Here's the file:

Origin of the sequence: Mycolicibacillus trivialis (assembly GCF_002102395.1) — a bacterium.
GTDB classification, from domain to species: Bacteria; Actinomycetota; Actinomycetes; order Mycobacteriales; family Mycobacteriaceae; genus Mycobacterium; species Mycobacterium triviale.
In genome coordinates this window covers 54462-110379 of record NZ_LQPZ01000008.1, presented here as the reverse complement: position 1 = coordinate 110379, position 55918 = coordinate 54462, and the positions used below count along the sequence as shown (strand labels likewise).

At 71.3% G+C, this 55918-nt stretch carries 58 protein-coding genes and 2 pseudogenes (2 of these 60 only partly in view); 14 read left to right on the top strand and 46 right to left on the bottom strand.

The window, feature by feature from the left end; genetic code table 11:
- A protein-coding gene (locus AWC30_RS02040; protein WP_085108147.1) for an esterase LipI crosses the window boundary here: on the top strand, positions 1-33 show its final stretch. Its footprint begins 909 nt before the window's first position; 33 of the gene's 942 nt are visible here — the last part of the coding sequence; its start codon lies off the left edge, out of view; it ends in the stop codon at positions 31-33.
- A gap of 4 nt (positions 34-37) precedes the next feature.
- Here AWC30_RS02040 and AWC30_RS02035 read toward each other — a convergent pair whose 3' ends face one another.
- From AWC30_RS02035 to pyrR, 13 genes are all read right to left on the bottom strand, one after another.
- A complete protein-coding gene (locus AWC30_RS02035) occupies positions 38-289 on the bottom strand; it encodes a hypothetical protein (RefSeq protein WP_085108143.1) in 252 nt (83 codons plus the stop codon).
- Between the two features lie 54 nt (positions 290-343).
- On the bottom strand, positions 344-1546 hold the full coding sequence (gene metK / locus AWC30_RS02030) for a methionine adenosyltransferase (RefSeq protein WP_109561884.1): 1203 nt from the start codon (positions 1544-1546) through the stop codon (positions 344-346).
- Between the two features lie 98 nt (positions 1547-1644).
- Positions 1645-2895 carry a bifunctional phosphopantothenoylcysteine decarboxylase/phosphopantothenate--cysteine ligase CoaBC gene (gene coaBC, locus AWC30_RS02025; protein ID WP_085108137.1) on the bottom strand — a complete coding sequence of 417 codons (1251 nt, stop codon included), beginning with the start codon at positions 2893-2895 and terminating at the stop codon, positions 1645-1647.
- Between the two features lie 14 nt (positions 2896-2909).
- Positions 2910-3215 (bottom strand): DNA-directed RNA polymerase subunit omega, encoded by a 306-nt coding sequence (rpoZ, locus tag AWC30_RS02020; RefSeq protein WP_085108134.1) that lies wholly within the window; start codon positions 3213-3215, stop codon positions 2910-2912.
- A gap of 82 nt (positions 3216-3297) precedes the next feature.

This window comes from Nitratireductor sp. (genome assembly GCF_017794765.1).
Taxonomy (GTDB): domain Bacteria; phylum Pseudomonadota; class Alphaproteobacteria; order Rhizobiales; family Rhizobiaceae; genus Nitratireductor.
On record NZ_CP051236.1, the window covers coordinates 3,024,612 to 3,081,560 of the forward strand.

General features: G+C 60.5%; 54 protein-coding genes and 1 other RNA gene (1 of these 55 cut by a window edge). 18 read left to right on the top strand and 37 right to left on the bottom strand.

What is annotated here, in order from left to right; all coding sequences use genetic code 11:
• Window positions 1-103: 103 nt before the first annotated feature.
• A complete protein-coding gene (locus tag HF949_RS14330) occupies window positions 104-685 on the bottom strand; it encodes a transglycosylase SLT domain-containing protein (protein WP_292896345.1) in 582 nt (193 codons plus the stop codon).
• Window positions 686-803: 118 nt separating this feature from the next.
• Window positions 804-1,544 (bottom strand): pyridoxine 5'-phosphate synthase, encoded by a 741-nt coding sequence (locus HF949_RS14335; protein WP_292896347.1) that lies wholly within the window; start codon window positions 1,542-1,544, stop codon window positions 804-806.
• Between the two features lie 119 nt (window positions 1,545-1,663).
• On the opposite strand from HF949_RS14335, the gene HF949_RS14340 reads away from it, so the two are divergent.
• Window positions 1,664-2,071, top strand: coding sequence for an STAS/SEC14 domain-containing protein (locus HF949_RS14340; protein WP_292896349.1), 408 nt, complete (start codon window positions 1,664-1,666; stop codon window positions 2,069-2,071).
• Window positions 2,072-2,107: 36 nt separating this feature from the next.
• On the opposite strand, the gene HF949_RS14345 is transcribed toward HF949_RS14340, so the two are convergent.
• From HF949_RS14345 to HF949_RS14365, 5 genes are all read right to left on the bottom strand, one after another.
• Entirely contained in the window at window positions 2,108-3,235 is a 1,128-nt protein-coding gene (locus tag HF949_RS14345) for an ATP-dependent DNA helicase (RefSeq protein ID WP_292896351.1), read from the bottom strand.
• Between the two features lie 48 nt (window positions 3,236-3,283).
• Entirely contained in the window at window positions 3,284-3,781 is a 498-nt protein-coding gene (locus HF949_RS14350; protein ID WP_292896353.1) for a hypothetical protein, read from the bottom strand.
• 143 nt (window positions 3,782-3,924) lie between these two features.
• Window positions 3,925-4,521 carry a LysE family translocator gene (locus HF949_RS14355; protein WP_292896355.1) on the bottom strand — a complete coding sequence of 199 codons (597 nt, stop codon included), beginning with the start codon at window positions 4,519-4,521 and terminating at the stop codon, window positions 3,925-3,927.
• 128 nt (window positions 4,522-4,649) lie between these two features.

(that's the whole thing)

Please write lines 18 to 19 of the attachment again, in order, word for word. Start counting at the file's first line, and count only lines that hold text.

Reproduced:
This window comes from Nitratireductor sp. (genome assembly GCF_017794765.1).
Taxonomy (GTDB): domain Bacteria; phylum Pseudomonadota; class Alphaproteobacteria; order Rhizobiales; family Rhizobiaceae; genus Nitratireductor.